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Old 01-22-2010, 05:08 PM   #1
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Connecting wall-mounted heater


I'm replacing a can-mounted, inset 240V bathroom heater with a wall-mounted version. I'm going to have to drywall over the existing hole in the wall, but was wondering what is the proper way to have the conduit/wires come through the drywall to enter the back of the new unit? Do I just mount an outlet box where the wires will come out, or is there another receptacle that is required?

Thanks.
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Old 01-22-2010, 05:13 PM   #2
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The wall mount heater should have a metal box that surrounds the components correct?

In this metal box there should be a few knockout plugs for your electrical wires and thermostat wires (if controlled by a separate thermostat) to enter through.

The knockout plugs look just like the metal and are usually 1/2" in diameter, they have been scored all the way around so one can knock them out with a screwdriver. You must protect the wires from the metal as they enter the box, they have either plastic or metal connectors that fits in the metal knockout whole that your wires will pass through and be secured.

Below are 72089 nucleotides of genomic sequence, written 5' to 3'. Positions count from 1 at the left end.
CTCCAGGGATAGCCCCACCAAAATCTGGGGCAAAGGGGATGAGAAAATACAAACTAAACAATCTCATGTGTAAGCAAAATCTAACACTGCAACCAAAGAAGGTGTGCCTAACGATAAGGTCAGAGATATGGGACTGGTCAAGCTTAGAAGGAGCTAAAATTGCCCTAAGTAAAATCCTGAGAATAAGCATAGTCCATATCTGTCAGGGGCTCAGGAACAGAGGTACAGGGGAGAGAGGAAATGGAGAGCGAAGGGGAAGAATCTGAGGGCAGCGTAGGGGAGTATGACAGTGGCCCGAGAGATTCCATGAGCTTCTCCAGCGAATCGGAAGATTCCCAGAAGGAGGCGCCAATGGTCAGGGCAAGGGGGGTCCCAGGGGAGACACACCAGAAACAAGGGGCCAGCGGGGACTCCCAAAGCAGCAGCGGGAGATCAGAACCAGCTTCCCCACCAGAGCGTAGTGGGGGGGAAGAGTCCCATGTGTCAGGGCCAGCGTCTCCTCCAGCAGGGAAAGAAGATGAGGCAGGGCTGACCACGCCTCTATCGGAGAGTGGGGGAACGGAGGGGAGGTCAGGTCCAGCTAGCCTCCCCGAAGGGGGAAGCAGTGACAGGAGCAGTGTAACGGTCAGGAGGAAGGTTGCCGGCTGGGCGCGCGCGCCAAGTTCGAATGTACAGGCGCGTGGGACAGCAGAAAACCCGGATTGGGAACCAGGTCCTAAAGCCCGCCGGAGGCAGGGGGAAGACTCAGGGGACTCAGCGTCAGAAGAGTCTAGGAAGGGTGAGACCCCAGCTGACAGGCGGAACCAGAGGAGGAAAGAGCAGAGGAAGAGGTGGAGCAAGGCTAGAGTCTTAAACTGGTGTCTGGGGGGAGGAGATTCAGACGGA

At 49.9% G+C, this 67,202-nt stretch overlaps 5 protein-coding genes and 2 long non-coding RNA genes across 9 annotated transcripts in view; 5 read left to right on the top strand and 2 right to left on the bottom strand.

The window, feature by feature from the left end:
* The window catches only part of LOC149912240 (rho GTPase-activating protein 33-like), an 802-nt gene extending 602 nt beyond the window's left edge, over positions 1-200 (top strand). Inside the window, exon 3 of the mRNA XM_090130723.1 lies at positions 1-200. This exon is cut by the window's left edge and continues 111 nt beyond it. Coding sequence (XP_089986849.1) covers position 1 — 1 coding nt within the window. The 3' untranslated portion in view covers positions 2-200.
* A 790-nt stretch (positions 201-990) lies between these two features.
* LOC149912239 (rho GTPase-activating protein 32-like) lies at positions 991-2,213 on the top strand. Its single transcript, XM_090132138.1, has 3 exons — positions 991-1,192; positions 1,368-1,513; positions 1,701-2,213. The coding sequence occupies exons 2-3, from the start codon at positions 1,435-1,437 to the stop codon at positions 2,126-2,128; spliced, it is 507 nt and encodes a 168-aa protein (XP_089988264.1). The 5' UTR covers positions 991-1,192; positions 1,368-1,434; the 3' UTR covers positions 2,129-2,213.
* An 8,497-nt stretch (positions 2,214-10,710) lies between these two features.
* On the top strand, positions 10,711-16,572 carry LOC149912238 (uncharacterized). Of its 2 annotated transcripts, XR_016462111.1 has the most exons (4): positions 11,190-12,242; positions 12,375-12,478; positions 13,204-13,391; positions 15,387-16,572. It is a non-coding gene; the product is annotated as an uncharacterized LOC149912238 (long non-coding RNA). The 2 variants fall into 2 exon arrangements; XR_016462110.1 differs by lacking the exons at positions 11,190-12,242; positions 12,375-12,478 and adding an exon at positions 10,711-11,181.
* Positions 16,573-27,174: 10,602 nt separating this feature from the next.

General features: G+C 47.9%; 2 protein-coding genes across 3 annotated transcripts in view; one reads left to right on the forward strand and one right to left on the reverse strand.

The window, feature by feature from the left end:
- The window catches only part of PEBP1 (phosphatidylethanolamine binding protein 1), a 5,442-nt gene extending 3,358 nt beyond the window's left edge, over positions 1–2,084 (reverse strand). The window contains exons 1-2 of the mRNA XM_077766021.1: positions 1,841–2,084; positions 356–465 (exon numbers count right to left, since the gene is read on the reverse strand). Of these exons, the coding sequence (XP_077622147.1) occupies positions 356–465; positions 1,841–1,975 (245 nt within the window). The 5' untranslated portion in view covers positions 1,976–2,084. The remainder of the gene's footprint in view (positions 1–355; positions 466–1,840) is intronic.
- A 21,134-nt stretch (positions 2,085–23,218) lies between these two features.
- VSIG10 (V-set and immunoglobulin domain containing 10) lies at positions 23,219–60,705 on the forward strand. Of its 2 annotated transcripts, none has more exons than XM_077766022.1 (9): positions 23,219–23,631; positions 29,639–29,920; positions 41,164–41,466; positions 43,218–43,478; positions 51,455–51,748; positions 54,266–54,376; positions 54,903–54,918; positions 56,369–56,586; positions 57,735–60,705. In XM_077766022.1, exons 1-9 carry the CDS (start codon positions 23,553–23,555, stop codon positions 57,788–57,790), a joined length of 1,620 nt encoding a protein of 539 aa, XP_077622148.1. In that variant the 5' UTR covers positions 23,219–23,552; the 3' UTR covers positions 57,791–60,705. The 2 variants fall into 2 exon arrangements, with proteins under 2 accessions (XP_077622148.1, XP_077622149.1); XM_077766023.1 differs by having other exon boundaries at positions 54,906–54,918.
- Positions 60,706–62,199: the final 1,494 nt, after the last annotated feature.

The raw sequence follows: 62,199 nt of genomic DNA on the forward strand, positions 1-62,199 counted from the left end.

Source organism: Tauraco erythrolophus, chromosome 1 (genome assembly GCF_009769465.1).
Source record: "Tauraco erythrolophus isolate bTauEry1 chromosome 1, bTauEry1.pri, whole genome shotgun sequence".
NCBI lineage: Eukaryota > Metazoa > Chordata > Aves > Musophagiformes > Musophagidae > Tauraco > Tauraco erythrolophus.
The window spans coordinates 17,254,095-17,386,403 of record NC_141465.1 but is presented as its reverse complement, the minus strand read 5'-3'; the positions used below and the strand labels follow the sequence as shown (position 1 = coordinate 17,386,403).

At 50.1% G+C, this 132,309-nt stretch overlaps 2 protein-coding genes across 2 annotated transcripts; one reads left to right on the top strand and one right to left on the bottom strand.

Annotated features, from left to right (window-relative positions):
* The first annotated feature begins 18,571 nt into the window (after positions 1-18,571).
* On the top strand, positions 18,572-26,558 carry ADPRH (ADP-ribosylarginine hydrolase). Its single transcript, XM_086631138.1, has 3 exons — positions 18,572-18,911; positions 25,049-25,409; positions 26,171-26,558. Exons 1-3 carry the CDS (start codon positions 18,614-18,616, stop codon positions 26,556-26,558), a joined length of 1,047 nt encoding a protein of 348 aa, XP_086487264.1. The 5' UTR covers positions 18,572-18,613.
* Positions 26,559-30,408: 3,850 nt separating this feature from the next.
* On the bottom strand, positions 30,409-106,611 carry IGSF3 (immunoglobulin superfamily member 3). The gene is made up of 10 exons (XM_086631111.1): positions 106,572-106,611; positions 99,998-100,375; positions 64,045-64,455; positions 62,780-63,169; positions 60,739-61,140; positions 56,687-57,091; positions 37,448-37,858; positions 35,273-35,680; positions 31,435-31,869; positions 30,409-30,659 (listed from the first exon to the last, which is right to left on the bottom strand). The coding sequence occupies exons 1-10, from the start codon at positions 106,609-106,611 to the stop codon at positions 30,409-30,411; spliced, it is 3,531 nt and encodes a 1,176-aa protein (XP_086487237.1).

Don't know if this makes sense to you or not, but let us know if what you see.

Also, if the heater is going to be controlled by a separate thermostat mounted on the wall somewhere else, be sure to run the thermostat wires through a separate knockout and don't run it parallel with your 110v/220v wires.
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Old 01-22-2010, 05:26 PM   #3
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Quote:
Originally Posted by <*(((>< View Post
The wall mount heater should have a metal box that surrounds the components correct?

In this metal box there should be a few knockout plugs for your electrical wires and thermostat wires (if controlled by a separate thermostat) to enter through.